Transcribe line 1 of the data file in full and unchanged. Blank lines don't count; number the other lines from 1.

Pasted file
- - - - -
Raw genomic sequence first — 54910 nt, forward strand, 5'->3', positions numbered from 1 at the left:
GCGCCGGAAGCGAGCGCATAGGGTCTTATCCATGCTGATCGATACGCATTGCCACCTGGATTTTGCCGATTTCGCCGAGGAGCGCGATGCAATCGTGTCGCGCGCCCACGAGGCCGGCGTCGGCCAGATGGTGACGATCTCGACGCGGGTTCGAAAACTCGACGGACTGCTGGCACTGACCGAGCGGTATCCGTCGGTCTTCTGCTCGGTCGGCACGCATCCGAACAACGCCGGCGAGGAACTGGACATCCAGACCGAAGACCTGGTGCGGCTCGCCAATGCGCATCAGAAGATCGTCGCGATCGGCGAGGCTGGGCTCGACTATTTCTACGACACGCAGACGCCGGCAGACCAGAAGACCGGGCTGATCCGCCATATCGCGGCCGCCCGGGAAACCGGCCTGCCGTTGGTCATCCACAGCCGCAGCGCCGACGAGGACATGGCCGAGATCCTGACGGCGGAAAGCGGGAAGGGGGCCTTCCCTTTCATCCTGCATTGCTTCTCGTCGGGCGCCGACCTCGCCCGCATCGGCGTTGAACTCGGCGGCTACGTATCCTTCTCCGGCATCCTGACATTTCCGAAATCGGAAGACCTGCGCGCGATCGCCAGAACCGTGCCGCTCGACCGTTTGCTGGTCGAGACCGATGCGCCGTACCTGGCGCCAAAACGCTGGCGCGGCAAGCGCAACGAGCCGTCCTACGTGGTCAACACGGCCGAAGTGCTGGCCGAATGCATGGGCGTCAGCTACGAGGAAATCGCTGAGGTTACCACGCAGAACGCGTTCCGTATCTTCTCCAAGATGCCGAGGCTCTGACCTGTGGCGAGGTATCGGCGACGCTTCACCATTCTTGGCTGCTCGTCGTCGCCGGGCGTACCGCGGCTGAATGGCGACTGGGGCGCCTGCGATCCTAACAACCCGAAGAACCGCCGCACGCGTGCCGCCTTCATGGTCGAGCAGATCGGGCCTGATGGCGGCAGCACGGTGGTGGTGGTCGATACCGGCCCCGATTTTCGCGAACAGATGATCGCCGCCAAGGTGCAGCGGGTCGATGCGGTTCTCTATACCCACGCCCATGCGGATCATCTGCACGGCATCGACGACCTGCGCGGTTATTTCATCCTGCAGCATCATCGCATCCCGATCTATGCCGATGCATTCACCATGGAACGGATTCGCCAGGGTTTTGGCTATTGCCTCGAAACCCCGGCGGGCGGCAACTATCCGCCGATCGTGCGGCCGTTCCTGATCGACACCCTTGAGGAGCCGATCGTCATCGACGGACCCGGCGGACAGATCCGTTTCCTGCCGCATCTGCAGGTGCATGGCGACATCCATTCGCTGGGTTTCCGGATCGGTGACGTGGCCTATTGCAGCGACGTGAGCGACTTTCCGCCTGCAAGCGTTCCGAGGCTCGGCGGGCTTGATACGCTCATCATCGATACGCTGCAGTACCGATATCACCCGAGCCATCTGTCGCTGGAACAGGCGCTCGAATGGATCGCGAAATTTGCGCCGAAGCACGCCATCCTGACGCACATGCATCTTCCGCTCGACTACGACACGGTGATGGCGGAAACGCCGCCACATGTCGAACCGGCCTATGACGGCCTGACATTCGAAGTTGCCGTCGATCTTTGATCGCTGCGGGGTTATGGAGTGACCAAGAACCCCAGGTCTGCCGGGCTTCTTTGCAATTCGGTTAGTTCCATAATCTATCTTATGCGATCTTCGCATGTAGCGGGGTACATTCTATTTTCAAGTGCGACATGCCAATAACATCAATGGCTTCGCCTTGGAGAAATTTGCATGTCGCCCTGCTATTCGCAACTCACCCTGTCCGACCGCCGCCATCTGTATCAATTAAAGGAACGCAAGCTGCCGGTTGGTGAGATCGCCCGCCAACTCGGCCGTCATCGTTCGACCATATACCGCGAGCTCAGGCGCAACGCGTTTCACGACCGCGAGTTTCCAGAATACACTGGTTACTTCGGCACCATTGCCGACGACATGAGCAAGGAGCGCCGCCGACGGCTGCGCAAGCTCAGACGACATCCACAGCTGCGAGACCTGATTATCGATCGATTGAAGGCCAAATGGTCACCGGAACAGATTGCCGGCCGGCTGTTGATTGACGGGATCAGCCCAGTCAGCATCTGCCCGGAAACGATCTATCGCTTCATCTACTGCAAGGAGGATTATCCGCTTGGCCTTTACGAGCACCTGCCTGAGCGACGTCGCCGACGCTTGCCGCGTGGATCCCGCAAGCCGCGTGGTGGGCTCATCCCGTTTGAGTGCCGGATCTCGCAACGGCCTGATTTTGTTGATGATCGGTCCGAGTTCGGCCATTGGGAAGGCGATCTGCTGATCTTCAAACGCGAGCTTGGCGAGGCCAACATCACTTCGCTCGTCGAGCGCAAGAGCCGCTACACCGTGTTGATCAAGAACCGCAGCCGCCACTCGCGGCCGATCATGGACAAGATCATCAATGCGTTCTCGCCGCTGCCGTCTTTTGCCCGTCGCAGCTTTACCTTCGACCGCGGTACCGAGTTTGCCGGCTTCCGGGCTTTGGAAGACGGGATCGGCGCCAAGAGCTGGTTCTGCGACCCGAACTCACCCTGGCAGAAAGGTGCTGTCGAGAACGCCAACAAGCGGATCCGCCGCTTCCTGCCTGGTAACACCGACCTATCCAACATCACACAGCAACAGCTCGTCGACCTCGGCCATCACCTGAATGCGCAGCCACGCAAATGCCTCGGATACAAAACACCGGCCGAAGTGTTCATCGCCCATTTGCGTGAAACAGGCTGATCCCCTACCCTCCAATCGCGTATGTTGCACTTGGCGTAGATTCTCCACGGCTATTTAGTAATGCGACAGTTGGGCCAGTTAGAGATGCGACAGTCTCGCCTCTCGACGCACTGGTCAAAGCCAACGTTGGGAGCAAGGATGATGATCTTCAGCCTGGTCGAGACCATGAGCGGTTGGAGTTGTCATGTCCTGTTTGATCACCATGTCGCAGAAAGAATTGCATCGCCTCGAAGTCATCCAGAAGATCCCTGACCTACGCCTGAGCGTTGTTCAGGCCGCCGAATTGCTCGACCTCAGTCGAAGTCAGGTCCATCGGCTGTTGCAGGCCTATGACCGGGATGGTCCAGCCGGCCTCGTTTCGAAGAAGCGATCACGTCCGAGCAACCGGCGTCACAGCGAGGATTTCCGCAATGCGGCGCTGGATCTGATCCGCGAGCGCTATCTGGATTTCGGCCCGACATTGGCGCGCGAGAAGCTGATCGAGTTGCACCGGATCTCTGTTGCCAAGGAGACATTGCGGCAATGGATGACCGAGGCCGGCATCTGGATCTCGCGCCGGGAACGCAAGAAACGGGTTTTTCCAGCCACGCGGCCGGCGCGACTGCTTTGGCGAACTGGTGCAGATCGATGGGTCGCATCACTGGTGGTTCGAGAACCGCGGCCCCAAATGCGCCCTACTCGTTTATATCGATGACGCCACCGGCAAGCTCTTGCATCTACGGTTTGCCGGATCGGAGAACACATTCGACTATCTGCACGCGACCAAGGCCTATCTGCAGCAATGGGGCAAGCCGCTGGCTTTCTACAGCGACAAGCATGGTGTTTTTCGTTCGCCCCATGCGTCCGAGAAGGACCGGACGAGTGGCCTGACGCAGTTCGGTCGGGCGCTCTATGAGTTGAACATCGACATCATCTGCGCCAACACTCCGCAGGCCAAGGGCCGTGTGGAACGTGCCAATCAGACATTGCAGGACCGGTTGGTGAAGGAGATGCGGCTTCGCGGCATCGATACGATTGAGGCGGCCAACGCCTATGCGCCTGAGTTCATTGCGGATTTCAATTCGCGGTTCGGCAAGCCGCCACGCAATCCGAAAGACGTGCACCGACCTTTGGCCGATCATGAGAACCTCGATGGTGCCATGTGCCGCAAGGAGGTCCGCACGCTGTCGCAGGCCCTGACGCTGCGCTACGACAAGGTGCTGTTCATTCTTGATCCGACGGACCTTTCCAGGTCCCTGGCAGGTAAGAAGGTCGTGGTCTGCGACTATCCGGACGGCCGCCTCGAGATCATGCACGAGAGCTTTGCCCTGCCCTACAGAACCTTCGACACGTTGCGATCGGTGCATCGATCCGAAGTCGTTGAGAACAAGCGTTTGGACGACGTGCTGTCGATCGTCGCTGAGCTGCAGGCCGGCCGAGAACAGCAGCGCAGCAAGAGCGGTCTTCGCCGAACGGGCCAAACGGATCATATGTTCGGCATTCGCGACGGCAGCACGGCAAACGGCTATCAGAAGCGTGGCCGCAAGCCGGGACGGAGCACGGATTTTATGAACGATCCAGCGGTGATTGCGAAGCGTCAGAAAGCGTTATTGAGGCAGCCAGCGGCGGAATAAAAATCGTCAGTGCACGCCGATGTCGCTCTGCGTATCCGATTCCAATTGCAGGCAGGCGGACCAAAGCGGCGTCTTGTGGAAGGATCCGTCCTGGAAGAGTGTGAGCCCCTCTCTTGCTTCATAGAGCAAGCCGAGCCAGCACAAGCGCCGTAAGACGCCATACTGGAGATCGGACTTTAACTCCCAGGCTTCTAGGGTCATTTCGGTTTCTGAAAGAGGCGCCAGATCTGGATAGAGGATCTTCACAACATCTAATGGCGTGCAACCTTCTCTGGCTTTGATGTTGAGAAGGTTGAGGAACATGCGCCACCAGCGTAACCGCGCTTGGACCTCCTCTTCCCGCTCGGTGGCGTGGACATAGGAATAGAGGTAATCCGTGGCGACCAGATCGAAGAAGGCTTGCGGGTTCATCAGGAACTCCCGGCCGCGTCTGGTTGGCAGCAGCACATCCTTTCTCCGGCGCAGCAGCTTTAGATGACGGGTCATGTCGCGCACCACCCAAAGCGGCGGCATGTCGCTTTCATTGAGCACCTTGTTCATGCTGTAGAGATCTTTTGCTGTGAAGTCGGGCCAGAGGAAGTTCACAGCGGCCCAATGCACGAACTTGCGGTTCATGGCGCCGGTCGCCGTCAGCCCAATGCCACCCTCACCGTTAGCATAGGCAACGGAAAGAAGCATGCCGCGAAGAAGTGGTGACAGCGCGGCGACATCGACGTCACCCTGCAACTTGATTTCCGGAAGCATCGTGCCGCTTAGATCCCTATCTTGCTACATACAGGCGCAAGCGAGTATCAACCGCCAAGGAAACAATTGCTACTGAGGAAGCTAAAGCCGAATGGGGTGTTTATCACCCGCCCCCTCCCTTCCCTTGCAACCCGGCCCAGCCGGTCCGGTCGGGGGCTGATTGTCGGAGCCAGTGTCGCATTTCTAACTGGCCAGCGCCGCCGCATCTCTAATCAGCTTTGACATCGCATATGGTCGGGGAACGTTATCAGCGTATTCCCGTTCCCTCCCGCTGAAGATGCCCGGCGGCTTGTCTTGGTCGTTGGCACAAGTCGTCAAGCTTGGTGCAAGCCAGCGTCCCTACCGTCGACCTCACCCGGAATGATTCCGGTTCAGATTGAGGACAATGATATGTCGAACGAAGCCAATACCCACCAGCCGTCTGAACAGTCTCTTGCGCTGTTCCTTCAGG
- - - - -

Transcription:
Raw genomic sequence first — 54910 nt, forward strand, 5'->3', positions numbered from 1 at the left: